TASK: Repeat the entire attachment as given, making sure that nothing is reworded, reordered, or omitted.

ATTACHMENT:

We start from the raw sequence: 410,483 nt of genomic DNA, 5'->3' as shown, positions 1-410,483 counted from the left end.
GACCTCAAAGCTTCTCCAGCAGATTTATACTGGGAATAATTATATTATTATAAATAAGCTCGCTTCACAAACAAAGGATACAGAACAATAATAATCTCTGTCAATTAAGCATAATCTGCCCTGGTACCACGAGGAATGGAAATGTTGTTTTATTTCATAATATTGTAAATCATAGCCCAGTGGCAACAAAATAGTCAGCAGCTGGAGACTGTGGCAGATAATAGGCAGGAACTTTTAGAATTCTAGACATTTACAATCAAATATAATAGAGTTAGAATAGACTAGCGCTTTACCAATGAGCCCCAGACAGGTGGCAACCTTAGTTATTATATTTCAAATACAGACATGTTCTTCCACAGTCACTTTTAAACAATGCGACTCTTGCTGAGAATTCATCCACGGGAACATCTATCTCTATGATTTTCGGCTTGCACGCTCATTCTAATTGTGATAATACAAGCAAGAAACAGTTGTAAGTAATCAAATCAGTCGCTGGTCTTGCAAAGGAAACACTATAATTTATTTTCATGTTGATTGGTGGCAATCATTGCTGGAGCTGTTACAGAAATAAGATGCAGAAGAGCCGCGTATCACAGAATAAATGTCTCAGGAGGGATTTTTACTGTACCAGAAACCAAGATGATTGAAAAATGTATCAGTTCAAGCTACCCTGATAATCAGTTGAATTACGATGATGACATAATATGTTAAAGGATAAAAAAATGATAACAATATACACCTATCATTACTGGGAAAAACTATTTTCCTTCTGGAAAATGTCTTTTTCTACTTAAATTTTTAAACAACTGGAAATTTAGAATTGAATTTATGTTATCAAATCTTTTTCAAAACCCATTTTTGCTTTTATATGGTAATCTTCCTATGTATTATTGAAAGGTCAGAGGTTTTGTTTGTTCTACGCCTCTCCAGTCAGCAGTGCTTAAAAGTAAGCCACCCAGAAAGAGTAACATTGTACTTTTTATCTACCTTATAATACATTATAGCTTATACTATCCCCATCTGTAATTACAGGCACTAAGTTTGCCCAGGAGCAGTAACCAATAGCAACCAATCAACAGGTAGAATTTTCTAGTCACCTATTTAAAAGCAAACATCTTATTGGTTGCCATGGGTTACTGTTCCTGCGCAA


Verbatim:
We start from the raw sequence: 410,483 nt of genomic DNA, 5'->3' as shown, positions 1-410,483 counted from the left end.
GACCTCAAAGCTTCTCCAGCAGATTTATACTGGGAATAATTATATTATTATAAATAAGCTCGCTTCACAAACAAAGGATACAGAACAATAATAATCTCTGTCAATTAAGCATAATCTGCCCTGGTACCACGAGGAATGGAAATGTTGTTTTATTTCATAATATTGTAAATCATAGCCCAGTGGCAACAAAATAGTCAGCAGCTGGAGACTGTGGCAGATAATAGGCAGGAACTTTTAGAATTCTAGACATTTACAATCAAATATAATAGAGTTAGAATAGACTAGCGCTTTACCAATGAGCCCCAGACAGGTGGCAACCTTAGTTATTATATTTCAAATACAGACATGTTCTTCCACAGTCACTTTTAAACAATGCGACTCTTGCTGAGAATTCATCCACGGGAACATCTATCTCTATGATTTTCGGCTTGCACGCTCATTCTAATTGTGATAATACAAGCAAGAAACAGTTGTAAGTAATCAAATCAGTCGCTGGTCTTGCAAAGGAAACACTATAATTTATTTTCATGTTGATTGGTGGCAATCATTGCTGGAGCTGTTACAGAAATAAGATGCAGAAGAGCCGCGTATCACAGAATAAATGTCTCAGGAGGGATTTTTACTGTACCAGAAACCAAGATGATTGAAAAATGTATCAGTTCAAGCTACCCTGATAATCAGTTGAATTACGATGATGACATAATATGTTAAAGGATAAAAAAATGATAACAATATACACCTATCATTACTGGGAAAAACTATTTTCCTTCTGGAAAATGTCTTTTTCTACTTAAATTTTTAAACAACTGGAAATTTAGAATTGAATTTATGTTATCAAATCTTTTTCAAAACCCATTTTTGCTTTTATATGGTAATCTTCCTATGTATTATTGAAAGGTCAGAGGTTTTGTTTGTTCTACGCCTCTCCAGTCAGCAGTGCTTAAAAGTAAGCCACCCAGAAAGAGTAACATTGTACTTTTTATCTACCTTATAATACATTATAGCTTATACTATCCCCATCTGTAATTACAGGCACTAAGTTTGCCCAGGAGCAGTAACCAATAGCAACCAATCAACAGGTAGAATTTTCTAGTCACCTATTTAAAAGCAAACATCTTATTGGTTGCCATGGGTTACTGTTCCTGCGCAA